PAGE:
LANE, WALTER PAYE - Born February 18 1817, in County Cork, Ireland, a son of William and Olivia Lane. At an early age he emigrated to the United States and with his parents settled at Fairview, Guernsey County, Ohio. He was living in Wheeling, West Virginia, in the fall of 1835 when he decided to come to Texas to join in the revolution against Mexico. He stopped off at Louisville, Kentucky, to visit his brother Wade Lane and was persuaded by him to give up the idea of going to Texas and to accept a position as clerk for his brother. Some few months, later, however, General Stephen F. Austin and Dr. Branch T. Archer were in Louisville on their mission to raise funds and men for the revolution in Texas and Mr. Lane, after an interview with them definitely decided to resume his journey. With letters of introduction to General Sam Houston and Governor Henry Smith he set out for New Orleans. There he boarded a boat for Natchitoches, Louisiana, from which place he walked to San Augustine, Texas, reaching that place in time to join Captain William Kimbro's Company which was then being organized. On the day after he enlisted he was unanimously elected Second Sergeant. The company marched to Nacogdoches where it remained for a week at the request of the citizens of that place who were expecting an attack from a nearby tribe of Cherokee Indians. At this time Captain Kimbro sent Mr. Lane to General Houston with dispatches and ordered him to impress any horses he could for the army. Arriving at the headquarters of the army at Groce's on the Brazos, Mr. Lane delivered the messages to General Houston, along with the letters of introduction from Austin and Archer. After reading them, General Houston ordered Mr. Lane to remain with him. On page 17 of the San Jacinto rolls printed in 1836 Mr. Lane is shown as a member of Captain William H. Patton's Company and he is likewise listed as a member of Captain Patton's company on page 47 of the San Jacinto rolls in the General Land Office. For this reason the compiler has shown him as one of Captain Patton's men.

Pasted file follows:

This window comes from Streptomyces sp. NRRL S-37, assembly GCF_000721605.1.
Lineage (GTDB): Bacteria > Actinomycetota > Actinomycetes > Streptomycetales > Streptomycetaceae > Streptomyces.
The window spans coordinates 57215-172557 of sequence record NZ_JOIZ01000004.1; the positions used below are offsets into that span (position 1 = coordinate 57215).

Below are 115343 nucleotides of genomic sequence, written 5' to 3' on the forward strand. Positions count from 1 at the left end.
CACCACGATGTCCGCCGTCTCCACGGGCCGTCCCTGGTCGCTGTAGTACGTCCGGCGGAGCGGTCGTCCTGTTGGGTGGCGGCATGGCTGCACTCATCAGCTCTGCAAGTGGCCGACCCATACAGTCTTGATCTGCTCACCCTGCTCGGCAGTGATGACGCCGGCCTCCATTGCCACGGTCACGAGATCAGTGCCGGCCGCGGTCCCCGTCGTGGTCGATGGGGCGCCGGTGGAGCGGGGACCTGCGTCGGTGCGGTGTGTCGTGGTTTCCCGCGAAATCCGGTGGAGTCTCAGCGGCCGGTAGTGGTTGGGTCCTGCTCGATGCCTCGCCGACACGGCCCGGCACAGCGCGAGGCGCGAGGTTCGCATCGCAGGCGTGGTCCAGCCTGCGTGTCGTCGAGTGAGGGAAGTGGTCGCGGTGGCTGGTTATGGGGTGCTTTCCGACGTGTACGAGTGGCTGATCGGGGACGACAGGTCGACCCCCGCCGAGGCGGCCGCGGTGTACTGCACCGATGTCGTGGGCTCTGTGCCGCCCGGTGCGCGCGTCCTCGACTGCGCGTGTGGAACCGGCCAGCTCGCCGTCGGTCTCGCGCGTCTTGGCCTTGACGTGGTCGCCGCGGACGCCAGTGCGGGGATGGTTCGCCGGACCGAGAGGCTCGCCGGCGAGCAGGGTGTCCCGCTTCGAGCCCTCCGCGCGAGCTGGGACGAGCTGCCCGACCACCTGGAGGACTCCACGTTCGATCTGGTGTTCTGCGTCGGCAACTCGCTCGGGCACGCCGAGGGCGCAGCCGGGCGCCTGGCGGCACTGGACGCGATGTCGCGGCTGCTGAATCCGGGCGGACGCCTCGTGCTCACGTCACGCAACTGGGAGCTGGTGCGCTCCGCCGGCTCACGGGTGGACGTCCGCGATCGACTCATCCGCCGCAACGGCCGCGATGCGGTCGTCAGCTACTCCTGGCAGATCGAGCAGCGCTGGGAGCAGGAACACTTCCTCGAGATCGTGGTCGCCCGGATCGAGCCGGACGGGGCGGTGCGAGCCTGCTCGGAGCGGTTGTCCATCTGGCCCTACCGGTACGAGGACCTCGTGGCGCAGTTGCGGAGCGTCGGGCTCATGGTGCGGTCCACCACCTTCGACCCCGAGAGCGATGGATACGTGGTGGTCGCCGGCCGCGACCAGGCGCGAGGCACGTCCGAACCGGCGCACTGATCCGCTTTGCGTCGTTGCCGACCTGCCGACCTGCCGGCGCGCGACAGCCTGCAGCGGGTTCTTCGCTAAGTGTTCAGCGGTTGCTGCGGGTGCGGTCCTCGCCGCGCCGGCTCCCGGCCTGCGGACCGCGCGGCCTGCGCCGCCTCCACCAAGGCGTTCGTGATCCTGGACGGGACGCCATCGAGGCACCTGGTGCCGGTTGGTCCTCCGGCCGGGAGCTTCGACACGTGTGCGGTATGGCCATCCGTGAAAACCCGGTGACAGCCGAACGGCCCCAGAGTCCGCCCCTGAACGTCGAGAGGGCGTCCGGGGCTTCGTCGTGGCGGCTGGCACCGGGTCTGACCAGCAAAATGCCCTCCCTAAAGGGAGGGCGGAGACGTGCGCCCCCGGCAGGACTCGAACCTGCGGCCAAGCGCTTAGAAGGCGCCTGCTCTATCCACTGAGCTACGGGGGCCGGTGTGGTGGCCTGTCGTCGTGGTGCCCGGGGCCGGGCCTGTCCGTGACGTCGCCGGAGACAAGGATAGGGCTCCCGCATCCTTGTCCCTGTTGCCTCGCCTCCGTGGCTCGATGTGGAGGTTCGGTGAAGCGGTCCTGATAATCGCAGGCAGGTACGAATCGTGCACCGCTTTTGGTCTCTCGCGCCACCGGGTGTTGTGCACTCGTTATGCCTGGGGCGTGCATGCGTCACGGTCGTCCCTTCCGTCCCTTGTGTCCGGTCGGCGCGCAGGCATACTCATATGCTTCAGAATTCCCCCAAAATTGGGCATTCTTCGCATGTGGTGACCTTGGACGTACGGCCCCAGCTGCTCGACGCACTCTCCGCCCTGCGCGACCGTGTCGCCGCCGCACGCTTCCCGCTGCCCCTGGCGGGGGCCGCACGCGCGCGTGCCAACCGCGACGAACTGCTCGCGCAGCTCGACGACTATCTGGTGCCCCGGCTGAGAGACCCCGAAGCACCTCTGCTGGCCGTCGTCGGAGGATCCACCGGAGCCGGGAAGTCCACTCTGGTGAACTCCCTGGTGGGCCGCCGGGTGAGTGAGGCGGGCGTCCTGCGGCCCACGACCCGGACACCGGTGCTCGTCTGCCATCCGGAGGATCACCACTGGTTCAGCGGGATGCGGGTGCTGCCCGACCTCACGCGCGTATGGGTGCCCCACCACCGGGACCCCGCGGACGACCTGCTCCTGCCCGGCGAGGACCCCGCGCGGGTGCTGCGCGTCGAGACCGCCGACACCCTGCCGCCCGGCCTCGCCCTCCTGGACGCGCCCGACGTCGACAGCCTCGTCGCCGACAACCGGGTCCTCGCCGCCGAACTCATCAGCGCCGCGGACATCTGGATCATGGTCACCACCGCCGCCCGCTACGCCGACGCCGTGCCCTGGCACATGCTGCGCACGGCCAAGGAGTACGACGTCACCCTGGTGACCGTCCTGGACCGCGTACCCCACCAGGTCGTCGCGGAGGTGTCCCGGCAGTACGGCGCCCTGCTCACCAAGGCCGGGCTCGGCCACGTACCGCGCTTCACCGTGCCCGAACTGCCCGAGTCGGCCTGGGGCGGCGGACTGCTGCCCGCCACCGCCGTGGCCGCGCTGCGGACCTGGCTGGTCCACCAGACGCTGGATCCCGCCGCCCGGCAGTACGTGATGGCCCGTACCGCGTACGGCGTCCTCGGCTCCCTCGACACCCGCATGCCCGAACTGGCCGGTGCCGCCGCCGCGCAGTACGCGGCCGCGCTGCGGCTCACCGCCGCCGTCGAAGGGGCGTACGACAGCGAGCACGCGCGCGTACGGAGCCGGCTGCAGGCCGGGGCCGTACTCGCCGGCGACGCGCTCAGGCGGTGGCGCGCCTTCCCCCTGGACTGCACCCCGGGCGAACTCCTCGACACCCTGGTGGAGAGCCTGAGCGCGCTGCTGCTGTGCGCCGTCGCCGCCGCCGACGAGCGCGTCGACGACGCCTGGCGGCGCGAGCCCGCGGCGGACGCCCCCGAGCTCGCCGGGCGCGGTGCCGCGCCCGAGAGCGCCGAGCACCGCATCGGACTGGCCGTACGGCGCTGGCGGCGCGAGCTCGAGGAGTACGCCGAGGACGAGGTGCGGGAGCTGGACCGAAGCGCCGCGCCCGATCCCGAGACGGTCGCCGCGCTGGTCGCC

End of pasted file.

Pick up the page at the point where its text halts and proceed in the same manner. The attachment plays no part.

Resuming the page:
In Service Record No. 7822 it is certified that Mr. Lane enlisted in Captain James Cheshire's Company (instead of Captain Kimbro's Company).

Written by Louis W. Kemp, between 1930 and 1952. Please note that typographical and factual errors have not been corrected from the original sketches. The biographies have been scanned from the original typescripts, a process that sometimes allows for mistakes in the new text. Researchers should verify the accuracy of the texts' contents through other sources before quoting in publications. Additional information on the veteran may be available in the Herzstein Library.

Battle Statistics

  • Died in Battle: No
  • Wounded in Battle: Wounded on April 20, in the shoulder
  • Rank: Private
  • Company: Capt. Henry Wax Karnes
  • Battle Account: Adventures and Recollections of General Walter P. Lane, a San Jacinto Veteran, Marshall, Tex. : News Messenger Pub. Co., 1928 F390 L25 1928. (other editions also)

Personal Statistics

  • Date of Birth: 1817 Feb 18
  • Birthplace: Ireland, County Cork
  • Origin: Kentucky
  • Came to Texas: 1835 late/Early 1836
  • Date of Death: 1892 Jan 22
  • Burial Place: Marshall, Texas
  • Comments: U.S.-Mexican War; Civil War, Confederate Army
  • Profession: Merchant
  • Wife: none